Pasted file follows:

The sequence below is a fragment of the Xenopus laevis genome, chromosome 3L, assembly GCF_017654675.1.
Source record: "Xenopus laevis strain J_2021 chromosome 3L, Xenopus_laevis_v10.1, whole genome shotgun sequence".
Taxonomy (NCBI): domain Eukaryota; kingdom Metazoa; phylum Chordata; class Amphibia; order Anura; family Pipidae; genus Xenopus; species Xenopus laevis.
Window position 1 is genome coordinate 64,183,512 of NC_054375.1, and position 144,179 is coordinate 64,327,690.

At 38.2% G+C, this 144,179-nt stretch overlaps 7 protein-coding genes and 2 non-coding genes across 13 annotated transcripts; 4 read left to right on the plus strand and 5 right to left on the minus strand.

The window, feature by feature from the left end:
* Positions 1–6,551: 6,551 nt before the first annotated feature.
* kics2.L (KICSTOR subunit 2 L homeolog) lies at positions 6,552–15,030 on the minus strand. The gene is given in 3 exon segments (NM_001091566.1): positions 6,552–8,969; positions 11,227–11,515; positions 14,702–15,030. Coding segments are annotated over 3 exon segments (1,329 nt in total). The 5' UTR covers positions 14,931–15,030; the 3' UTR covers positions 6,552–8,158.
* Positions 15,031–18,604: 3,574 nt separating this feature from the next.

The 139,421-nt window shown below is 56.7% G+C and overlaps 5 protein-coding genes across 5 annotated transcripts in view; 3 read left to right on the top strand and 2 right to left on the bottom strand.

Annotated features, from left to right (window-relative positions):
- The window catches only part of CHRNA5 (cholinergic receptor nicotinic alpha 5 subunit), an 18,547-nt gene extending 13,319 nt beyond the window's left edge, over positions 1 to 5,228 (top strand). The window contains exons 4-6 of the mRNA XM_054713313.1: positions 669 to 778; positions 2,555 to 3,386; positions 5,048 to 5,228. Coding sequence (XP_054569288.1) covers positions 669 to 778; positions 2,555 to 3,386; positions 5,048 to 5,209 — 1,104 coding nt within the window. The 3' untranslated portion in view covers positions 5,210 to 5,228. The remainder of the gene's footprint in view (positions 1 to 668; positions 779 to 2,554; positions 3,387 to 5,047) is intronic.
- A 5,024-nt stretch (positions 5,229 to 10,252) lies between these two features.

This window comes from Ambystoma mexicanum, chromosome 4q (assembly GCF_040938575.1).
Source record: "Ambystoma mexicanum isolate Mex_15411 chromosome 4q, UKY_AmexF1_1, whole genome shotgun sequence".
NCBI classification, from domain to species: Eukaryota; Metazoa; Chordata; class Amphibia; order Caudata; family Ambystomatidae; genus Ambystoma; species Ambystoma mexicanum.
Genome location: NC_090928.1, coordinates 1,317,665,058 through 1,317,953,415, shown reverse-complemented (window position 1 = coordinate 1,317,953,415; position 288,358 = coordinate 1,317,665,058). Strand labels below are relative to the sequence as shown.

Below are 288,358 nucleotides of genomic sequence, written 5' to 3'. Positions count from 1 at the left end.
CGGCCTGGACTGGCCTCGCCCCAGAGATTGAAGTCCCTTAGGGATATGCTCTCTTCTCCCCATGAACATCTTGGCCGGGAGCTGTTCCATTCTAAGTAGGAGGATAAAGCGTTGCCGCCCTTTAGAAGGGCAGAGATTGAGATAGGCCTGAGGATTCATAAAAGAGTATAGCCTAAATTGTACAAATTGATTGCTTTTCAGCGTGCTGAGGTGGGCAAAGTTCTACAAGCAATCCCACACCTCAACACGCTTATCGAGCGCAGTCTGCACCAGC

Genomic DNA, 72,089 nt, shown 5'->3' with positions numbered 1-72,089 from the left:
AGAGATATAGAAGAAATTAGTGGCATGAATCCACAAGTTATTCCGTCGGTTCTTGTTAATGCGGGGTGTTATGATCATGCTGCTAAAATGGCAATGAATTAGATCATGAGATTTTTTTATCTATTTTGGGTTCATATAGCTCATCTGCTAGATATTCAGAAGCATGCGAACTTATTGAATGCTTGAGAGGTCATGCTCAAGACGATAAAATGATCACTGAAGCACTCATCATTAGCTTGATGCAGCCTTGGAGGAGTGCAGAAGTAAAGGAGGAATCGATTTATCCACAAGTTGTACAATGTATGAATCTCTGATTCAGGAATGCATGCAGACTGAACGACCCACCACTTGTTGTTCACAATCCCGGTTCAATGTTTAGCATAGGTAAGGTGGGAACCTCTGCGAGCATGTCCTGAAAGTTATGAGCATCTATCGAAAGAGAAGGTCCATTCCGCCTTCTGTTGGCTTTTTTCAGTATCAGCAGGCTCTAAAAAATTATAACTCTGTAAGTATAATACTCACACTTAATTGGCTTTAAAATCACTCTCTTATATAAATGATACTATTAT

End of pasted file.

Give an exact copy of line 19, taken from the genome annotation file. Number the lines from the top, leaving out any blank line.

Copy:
CGGCCTGGACTGGCCTCGCCCCAGAGATTGAAGTCCCTTAGGGATATGCTCTCTTCTCCCCATGAACATCTTGGCCGGGAGCTGTTCCATTCTAAGTAGGAGGATAAAGCGTTGCCGCCCTTTAGAAGGGCAGAGATTGAGATAGGCCTGAGGATTCATAAAAGAGTATAGCCTAAATTGTACAAATTGATTGCTTTTCAGCGTGCTGAGGTGGGCAAAGTTCTACAAGCAATCCCACACCTCAACACGCTTATCGAGCGCAGTCTGCACCAGC